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Stroke. 2008 Nov;39(11):3096-8. doi: 10.1161/STROKEAHA.108.514562. Epub 2008 Aug 7.

Higher ABCD2 score predicts patients most likely to have true transient ischemic attack.

Author information

1
Stroke Sciences Group, Department of Neurology, University of California, San Francisco, CA 94143-0114, USA. ajosephson@memory.ucsf.edu

Abstract

BACKGROUND AND PURPOSE:

Some patients diagnosed with transient ischemic attack (TIA) in the emergency department may actually have alternative diagnoses such as seizure, migraine, or other nonvascular spells. The ABCD2 score has been shown to predict subsequent risk of stroke in patients with TIA diagnosed by emergency physicians, but perhaps high ABCD2 scores simply separate those patients with true TIA from those with alternative diagnoses. We investigated this hypothesis in a cohort of patients with TIA identified in the emergency department whose records were reviewed by an expert neurologist.

METHODS:

Among patients diagnosed by emergency physicians with TIA in 16 hospitals in the Kaiser-Permanente Medical Care Plan over a 1-year period ending February 1998 (before publication of prediction rules), an expert neurologist reviewed all records for those in which the diagnosis of TIA was considered questionable by a medical records analyst and determined whether the spell was likely to represent a true TIA. Subsequent strokes within 90 days were identified. ABCD2 scores were calculated for all patients and 2-sided Cochrane-Armitage trend tests were used to assess subsequent risk of stroke.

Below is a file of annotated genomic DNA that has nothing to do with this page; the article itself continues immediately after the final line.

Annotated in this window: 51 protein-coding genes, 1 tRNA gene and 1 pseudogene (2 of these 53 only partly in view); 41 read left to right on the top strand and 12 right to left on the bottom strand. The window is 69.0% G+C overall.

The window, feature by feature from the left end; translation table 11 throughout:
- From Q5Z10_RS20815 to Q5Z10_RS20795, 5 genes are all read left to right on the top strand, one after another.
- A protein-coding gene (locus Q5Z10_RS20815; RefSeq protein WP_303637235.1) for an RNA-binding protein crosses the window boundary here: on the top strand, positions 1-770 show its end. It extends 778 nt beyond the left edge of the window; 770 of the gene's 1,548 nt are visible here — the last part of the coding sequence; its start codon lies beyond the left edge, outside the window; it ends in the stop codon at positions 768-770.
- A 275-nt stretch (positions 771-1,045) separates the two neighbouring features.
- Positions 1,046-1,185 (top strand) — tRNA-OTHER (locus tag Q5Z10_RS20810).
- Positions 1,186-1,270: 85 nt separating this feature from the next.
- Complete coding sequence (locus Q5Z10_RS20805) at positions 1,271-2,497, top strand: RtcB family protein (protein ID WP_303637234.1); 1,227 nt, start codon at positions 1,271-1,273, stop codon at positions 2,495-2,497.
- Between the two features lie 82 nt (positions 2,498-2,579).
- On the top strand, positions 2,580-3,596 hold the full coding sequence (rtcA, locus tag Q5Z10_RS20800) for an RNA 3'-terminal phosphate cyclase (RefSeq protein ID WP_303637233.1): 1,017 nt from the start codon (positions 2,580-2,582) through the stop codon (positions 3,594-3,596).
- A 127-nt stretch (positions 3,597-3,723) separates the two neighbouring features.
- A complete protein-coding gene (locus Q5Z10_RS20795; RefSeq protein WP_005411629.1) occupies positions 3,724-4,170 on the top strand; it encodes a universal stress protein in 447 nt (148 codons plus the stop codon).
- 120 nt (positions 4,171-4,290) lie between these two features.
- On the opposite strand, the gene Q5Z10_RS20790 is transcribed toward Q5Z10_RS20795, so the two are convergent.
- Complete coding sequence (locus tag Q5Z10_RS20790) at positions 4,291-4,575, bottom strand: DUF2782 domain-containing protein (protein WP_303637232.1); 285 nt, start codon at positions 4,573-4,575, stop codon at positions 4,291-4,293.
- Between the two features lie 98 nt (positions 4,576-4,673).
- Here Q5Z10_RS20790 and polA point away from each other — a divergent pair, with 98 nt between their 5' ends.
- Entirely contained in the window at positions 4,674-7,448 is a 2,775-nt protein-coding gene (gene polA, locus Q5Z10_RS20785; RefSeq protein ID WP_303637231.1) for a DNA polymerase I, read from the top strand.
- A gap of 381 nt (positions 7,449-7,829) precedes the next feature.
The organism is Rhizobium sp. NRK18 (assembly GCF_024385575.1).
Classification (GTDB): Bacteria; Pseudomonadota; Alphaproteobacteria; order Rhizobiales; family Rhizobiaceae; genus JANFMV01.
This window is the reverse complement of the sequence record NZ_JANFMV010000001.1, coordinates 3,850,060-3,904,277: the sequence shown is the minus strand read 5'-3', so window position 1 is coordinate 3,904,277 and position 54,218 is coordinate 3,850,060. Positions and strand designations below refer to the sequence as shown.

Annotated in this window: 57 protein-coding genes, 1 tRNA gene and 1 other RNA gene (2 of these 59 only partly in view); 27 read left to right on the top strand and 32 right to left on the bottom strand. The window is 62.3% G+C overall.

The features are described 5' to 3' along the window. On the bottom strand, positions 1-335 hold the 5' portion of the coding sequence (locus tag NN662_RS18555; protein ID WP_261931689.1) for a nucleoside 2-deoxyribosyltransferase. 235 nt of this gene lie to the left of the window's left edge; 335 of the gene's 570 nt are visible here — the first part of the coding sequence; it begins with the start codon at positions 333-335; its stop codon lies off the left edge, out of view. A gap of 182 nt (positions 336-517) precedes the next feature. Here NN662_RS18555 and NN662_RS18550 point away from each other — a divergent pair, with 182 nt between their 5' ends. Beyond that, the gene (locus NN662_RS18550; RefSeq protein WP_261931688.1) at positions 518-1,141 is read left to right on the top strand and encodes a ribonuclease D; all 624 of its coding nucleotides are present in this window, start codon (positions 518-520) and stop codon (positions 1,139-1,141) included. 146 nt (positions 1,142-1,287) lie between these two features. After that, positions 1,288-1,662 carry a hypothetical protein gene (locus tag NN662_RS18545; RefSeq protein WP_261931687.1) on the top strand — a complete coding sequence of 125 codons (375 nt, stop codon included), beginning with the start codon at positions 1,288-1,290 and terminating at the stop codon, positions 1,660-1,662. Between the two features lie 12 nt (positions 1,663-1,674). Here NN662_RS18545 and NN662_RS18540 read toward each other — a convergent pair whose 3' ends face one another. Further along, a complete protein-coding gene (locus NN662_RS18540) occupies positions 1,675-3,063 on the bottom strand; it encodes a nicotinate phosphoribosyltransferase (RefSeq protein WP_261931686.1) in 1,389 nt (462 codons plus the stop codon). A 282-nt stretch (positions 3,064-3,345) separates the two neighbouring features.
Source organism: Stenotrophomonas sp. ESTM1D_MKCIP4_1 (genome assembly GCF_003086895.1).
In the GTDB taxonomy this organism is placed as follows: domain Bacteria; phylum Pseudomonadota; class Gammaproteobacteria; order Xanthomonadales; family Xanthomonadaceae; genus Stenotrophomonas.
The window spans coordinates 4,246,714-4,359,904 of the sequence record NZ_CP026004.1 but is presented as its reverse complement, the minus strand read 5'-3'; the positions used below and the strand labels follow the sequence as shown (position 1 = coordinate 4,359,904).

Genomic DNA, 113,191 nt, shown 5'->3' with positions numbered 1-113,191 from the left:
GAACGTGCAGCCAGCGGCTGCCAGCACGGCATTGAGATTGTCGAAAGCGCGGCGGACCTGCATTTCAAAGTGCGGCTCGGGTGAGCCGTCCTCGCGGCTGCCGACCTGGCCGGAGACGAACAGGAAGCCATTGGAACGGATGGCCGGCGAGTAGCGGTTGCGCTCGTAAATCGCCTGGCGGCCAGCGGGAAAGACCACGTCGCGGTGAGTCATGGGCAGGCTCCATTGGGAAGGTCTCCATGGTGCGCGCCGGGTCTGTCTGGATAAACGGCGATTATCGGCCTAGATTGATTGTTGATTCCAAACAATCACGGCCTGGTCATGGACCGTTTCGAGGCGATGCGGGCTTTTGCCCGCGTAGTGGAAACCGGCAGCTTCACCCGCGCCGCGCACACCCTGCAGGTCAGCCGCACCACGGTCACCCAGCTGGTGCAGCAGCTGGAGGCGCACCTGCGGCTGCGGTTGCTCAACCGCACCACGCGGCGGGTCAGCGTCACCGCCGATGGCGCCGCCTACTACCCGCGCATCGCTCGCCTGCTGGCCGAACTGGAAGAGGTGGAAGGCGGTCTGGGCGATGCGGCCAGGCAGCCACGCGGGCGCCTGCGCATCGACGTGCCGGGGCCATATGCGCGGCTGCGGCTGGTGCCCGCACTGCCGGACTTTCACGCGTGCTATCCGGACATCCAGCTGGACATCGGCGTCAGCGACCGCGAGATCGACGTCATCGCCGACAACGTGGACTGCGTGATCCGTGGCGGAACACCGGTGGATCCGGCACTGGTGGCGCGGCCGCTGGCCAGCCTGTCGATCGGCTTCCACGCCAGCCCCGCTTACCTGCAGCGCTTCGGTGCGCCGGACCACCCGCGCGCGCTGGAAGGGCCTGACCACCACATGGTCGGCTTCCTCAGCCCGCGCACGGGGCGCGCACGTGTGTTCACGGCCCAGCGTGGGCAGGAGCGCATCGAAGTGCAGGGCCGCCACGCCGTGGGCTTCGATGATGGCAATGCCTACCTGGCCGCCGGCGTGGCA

RESULTS:

Of the 713 patients reviewed by the expert neurologist, 642 (90%) were judged to likely have experienced a true TIA. Ninety-day stroke risk was 24% (95% CI, 20% to 27%) in the group judged to have experienced a true TIA and 1.4% (0% to 7.6%) in the group judged to not have a true TIA (P<0.0001). ABCD(2) scores were higher in those judged to have a true TIA compared with others (P=0.0001). In the group judged to have a true TIA, 90-day stroke risk increased as ABCD2 score increased (P<0.0001); there was no relationship between ABCD2 score and stroke risk in those judged unlikely to have had a TIA (P=0.73).

CONCLUSIONS:

Among patients diagnosed by emergency department physicians with TIA, higher ABCD2 score was associated with a greater likelihood that the diagnosis was confirmed on expert review. The predictive power of the ABCD2 model is therefore partially explained by identification of those patients likely to have experienced a true TIA, an important aspect of the score when used by nonneurologists. However, higher ABCD2 scores still remained predictive of 90-day stroke rate in the group of patients judged to have a true TIA by an expert neurologist.

PMID:
18688003
DOI:
10.1161/STROKEAHA.108.514562
[Indexed for MEDLINE]

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